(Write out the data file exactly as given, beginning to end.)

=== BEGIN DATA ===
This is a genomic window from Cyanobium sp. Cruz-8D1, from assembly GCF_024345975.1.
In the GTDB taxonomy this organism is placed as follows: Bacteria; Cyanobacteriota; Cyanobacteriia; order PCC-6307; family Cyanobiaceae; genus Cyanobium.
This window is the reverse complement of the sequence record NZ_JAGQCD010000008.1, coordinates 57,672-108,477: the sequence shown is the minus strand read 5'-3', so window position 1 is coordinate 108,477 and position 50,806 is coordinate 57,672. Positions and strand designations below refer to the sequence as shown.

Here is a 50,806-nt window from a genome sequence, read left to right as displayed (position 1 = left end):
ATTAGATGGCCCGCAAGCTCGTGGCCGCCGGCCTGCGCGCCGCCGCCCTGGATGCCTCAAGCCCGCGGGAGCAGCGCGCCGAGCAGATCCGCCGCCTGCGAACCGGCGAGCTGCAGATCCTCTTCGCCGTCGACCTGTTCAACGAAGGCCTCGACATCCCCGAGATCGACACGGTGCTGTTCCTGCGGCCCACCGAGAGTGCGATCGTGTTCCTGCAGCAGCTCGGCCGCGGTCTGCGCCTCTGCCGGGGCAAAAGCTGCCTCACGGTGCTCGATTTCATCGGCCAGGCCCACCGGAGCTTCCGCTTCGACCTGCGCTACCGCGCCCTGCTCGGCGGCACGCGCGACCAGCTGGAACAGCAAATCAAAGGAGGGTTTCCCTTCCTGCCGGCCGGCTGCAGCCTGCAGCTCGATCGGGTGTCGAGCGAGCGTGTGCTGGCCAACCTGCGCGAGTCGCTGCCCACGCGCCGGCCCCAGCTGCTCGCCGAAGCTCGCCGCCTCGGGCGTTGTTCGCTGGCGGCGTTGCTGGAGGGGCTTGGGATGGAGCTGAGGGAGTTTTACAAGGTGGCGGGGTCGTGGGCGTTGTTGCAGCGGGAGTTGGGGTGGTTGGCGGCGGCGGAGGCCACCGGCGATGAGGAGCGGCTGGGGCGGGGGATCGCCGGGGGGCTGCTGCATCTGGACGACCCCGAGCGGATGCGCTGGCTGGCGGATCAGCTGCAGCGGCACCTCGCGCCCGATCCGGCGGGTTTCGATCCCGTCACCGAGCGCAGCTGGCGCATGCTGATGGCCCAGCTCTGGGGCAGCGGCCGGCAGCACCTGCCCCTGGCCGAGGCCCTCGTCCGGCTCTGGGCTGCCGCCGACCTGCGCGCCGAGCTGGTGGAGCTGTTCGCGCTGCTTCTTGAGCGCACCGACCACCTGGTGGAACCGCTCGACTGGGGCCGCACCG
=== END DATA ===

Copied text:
This is a genomic window from Cyanobium sp. Cruz-8D1, from assembly GCF_024345975.1.
In the GTDB taxonomy this organism is placed as follows: Bacteria; Cyanobacteriota; Cyanobacteriia; order PCC-6307; family Cyanobiaceae; genus Cyanobium.
This window is the reverse complement of the sequence record NZ_JAGQCD010000008.1, coordinates 57,672-108,477: the sequence shown is the minus strand read 5'-3', so window position 1 is coordinate 108,477 and position 50,806 is coordinate 57,672. Positions and strand designations below refer to the sequence as shown.

Here is a 50,806-nt window from a genome sequence, read left to right as displayed (position 1 = left end):
ATTAGATGGCCCGCAAGCTCGTGGCCGCCGGCCTGCGCGCCGCCGCCCTGGATGCCTCAAGCCCGCGGGAGCAGCGCGCCGAGCAGATCCGCCGCCTGCGAACCGGCGAGCTGCAGATCCTCTTCGCCGTCGACCTGTTCAACGAAGGCCTCGACATCCCCGAGATCGACACGGTGCTGTTCCTGCGGCCCACCGAGAGTGCGATCGTGTTCCTGCAGCAGCTCGGCCGCGGTCTGCGCCTCTGCCGGGGCAAAAGCTGCCTCACGGTGCTCGATTTCATCGGCCAGGCCCACCGGAGCTTCCGCTTCGACCTGCGCTACCGCGCCCTGCTCGGCGGCACGCGCGACCAGCTGGAACAGCAAATCAAAGGAGGGTTTCCCTTCCTGCCGGCCGGCTGCAGCCTGCAGCTCGATCGGGTGTCGAGCGAGCGTGTGCTGGCCAACCTGCGCGAGTCGCTGCCCACGCGCCGGCCCCAGCTGCTCGCCGAAGCTCGCCGCCTCGGGCGTTGTTCGCTGGCGGCGTTGCTGGAGGGGCTTGGGATGGAGCTGAGGGAGTTTTACAAGGTGGCGGGGTCGTGGGCGTTGTTGCAGCGGGAGTTGGGGTGGTTGGCGGCGGCGGAGGCCACCGGCGATGAGGAGCGGCTGGGGCGGGGGATCGCCGGGGGGCTGCTGCATCTGGACGACCCCGAGCGGATGCGCTGGCTGGCGGATCAGCTGCAGCGGCACCTCGCGCCCGATCCGGCGGGTTTCGATCCCGTCACCGAGCGCAGCTGGCGCATGCTGATGGCCCAGCTCTGGGGCAGCGGCCGGCAGCACCTGCCCCTGGCCGAGGCCCTCGTCCGGCTCTGGGCTGCCGCCGACCTGCGCGCCGAGCTGGTGGAGCTGTTCGCGCTGCTTCTTGAGCGCACCGACCACCTGGTGGAACCGCTCGACTGGGGCCGCACCG